Double blow for Team Toyota in Cape dealer rally

001-off-my-wheelsBrian Joss –

The Toyota Cape Dealer Rally, penultimate round of the 2015 South African National Rally Championship, proved to be an extremely tough event for Castrol Team Toyota. At the same time, the two Toyota Etios cars competing in Class S1600 totally dominated in the front-wheel-drive class. Guy Botterill and navigator Simon Vacy-Lyle recorded another victory in their Yato Toyota Etios, with teammates Matthew Vacy-Lyle and Schalk van Heerden, in a Fragram-supported version of the same vehicle, finishing second.

For defending national champions, Leeroy Poulter and Elvéne Coetzee (Castrol Team Toyota Yaris S2000), the Toyota Cape Dealer Rally offered an opportunity to extend their hard-won lead in the championship. The pair started the event seven points ahead of former champion Mark Cronje, and with only two rounds to go, the championship was balanced on a knife-edge.

Leeroy Poulter and Elvene Coetzee: crashing out of the dealer rally. Picture: Quickpic
Leeroy Poulter and Elvene Coetzee: crashing out of the dealer rally. Picture: Quickpic

“We came to the Cape knowing we needed a good result in order to defend our title,” said Poulter after the rally finished in the Swartland town of Malmesbury. “We pushed hard right from the start, but things didn’t go our way.”

The Toyota Cape Dealer Rally started with two tarmac stages at the Killarney Race Track in Milnerton, before relocating to Brackenfell, for two more short tarmac stages run in front of the local Toyota dealership. These tarmac stages are often referred to as ‘Mickey Mouse stages’ among the rally fraternity, but this year’s rally proved just how hard these short tarmac stages can bite.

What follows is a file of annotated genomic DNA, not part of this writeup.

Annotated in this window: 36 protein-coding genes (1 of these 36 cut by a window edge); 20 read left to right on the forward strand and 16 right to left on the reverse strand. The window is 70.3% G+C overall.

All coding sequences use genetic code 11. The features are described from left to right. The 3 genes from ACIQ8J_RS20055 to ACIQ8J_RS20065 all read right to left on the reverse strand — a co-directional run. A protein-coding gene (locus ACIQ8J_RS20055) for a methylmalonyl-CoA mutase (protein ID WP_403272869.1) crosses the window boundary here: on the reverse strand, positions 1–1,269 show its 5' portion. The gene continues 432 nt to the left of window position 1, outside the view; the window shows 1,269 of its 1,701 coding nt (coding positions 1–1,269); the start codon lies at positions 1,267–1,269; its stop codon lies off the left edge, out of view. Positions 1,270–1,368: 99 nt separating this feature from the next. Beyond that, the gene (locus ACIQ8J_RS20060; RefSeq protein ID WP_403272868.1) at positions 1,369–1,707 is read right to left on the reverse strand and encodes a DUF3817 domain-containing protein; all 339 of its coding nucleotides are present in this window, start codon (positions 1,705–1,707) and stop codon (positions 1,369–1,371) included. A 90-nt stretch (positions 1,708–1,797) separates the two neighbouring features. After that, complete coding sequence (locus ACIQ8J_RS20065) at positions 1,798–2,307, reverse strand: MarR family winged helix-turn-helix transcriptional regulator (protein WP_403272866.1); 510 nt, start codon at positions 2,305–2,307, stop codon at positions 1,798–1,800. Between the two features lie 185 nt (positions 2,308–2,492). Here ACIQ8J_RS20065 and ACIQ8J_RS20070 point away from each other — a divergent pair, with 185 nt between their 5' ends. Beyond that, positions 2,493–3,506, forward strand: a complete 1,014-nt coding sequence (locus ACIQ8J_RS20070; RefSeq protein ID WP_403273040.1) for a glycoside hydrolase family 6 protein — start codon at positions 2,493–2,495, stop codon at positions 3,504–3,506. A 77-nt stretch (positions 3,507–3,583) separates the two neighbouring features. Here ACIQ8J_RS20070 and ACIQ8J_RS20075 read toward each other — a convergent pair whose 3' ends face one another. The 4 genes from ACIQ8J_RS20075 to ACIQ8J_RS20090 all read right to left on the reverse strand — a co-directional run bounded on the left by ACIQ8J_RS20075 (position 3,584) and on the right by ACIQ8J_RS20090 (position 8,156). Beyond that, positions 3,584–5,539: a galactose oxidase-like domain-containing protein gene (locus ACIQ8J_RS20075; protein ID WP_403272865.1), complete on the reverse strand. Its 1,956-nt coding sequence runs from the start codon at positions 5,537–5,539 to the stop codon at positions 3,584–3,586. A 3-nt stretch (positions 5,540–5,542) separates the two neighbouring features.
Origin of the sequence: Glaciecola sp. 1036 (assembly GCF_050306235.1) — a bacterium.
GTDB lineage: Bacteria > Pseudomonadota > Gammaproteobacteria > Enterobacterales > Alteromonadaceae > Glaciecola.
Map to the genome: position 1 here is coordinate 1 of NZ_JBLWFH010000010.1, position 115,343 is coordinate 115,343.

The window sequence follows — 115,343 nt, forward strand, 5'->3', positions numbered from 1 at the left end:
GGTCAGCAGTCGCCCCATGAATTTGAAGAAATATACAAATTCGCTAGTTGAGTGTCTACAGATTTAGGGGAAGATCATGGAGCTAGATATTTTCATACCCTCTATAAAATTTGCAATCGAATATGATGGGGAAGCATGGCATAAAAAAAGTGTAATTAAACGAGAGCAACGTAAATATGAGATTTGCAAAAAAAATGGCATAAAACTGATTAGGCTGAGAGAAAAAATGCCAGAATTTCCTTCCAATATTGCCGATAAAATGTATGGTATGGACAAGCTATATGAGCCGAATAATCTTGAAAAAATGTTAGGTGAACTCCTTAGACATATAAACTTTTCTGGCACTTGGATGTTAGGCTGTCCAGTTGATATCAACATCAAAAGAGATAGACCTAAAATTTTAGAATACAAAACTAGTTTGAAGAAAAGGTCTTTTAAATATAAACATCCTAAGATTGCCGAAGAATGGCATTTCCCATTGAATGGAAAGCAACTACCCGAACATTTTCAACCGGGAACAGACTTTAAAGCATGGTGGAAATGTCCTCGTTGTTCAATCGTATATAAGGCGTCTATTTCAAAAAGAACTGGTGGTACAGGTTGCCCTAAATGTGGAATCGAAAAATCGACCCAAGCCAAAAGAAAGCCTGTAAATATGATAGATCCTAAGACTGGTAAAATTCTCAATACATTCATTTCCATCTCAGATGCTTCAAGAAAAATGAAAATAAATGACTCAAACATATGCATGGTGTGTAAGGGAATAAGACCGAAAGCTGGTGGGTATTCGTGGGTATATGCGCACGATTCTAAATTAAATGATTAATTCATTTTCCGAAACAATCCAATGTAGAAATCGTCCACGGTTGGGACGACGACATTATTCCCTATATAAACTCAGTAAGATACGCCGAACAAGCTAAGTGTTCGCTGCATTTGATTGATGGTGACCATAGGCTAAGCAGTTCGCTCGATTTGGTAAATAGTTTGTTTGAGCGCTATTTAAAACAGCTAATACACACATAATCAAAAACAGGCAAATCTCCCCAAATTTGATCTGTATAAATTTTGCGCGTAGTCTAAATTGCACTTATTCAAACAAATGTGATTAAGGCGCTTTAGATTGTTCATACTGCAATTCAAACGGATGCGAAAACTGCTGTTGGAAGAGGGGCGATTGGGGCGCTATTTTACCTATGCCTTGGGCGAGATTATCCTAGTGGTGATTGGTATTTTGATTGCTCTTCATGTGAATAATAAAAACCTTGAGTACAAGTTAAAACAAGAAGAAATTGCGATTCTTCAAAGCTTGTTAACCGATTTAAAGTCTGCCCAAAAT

“Leeroy clipped a low wall during the second run through the stage at Killarney,” explains Castrol Team Toyota’s Team Principal, Glyn Hall. “The impact spun the Yaris around and ripped the left rear wheel from the car. Despite the damage, Leeroy and Elvéne managed to complete the stage and make it to the service area, where the crew set about repairing the car.”

After a gargantuan effort by the Castrol Team Toyota technical crew, Poulter and Coetzee lined up for the final two tarmac stages of the day. The pair completed the two short stages without mishap, and handed their Toyota Yaris S2000 over to the technical crew for more comprehensive repairs over night.

As a result of their earlier crash, the defending champions started Day 2 of the Toyota Cape Dealer Rally with a deficit of two minutes over the leaders. They won the opening stage of the day – one of nine gravel stages in the Malmesbury area, which made up the final day of the rally – and continued to chip away at the crews ahead of them.

“We were making up a lot of time, and were pushing as hard as we could,” explains Poulter. “But on Stage Nine of the rally we reached a series of tricky downhill jumps. We were simply going too fast when we hit the first one, and after that it all went wrong.”